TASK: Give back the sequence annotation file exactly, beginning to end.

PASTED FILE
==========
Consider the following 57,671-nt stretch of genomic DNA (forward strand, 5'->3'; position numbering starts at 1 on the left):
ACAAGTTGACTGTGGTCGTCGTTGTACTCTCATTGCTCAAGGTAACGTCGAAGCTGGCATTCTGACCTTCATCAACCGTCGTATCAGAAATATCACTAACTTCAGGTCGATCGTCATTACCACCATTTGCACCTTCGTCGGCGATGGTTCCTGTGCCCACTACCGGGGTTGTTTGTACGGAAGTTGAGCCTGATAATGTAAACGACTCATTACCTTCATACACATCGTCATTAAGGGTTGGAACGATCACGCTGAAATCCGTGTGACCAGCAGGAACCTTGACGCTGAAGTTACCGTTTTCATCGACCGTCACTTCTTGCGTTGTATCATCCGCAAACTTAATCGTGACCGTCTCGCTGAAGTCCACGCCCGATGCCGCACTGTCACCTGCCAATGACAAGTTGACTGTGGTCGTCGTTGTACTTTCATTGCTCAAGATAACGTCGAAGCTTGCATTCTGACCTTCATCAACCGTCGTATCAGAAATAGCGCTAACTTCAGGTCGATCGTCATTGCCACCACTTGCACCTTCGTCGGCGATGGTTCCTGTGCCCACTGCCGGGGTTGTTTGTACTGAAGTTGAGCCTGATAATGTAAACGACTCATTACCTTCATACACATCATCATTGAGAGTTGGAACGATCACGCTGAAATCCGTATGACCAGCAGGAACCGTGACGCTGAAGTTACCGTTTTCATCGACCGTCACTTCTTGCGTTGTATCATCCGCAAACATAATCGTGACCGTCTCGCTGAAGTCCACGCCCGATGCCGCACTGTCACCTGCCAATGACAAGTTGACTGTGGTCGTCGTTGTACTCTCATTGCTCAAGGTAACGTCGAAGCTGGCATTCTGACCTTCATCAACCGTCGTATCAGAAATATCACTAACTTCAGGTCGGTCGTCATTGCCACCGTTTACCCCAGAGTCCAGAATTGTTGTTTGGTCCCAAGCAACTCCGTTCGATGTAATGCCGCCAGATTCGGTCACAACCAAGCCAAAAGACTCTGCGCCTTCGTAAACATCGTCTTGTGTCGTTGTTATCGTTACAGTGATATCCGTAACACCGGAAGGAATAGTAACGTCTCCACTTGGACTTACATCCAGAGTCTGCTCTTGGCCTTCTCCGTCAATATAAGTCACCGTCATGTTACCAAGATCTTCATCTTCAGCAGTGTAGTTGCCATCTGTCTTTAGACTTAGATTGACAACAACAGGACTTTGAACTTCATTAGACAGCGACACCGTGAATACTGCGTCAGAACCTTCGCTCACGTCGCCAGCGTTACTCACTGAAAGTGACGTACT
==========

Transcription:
Consider the following 57,671-nt stretch of genomic DNA (forward strand, 5'->3'; position numbering starts at 1 on the left):
ACAAGTTGACTGTGGTCGTCGTTGTACTCTCATTGCTCAAGGTAACGTCGAAGCTGGCATTCTGACCTTCATCAACCGTCGTATCAGAAATATCACTAACTTCAGGTCGATCGTCATTACCACCATTTGCACCTTCGTCGGCGATGGTTCCTGTGCCCACTACCGGGGTTGTTTGTACGGAAGTTGAGCCTGATAATGTAAACGACTCATTACCTTCATACACATCGTCATTAAGGGTTGGAACGATCACGCTGAAATCCGTGTGACCAGCAGGAACCTTGACGCTGAAGTTACCGTTTTCATCGACCGTCACTTCTTGCGTTGTATCATCCGCAAACTTAATCGTGACCGTCTCGCTGAAGTCCACGCCCGATGCCGCACTGTCACCTGCCAATGACAAGTTGACTGTGGTCGTCGTTGTACTTTCATTGCTCAAGATAACGTCGAAGCTTGCATTCTGACCTTCATCAACCGTCGTATCAGAAATAGCGCTAACTTCAGGTCGATCGTCATTGCCACCACTTGCACCTTCGTCGGCGATGGTTCCTGTGCCCACTGCCGGGGTTGTTTGTACTGAAGTTGAGCCTGATAATGTAAACGACTCATTACCTTCATACACATCATCATTGAGAGTTGGAACGATCACGCTGAAATCCGTATGACCAGCAGGAACCGTGACGCTGAAGTTACCGTTTTCATCGACCGTCACTTCTTGCGTTGTATCATCCGCAAACATAATCGTGACCGTCTCGCTGAAGTCCACGCCCGATGCCGCACTGTCACCTGCCAATGACAAGTTGACTGTGGTCGTCGTTGTACTCTCATTGCTCAAGGTAACGTCGAAGCTGGCATTCTGACCTTCATCAACCGTCGTATCAGAAATATCACTAACTTCAGGTCGGTCGTCATTGCCACCGTTTACCCCAGAGTCCAGAATTGTTGTTTGGTCCCAAGCAACTCCGTTCGATGTAATGCCGCCAGATTCGGTCACAACCAAGCCAAAAGACTCTGCGCCTTCGTAAACATCGTCTTGTGTCGTTGTTATCGTTACAGTGATATCCGTAACACCGGAAGGAATAGTAACGTCTCCACTTGGACTTACATCCAGAGTCTGCTCTTGGCCTTCTCCGTCAATATAAGTCACCGTCATGTTACCAAGATCTTCATCTTCAGCAGTGTAGTTGCCATCTGTCTTTAGACTTAGATTGACAACAACAGGACTTTGAACTTCATTAGACAGCGACACCGTGAATACTGCGTCAGAACCTTCGCTCACGTCGCCAGCGTTACTCACTGAAAGTGACGTACT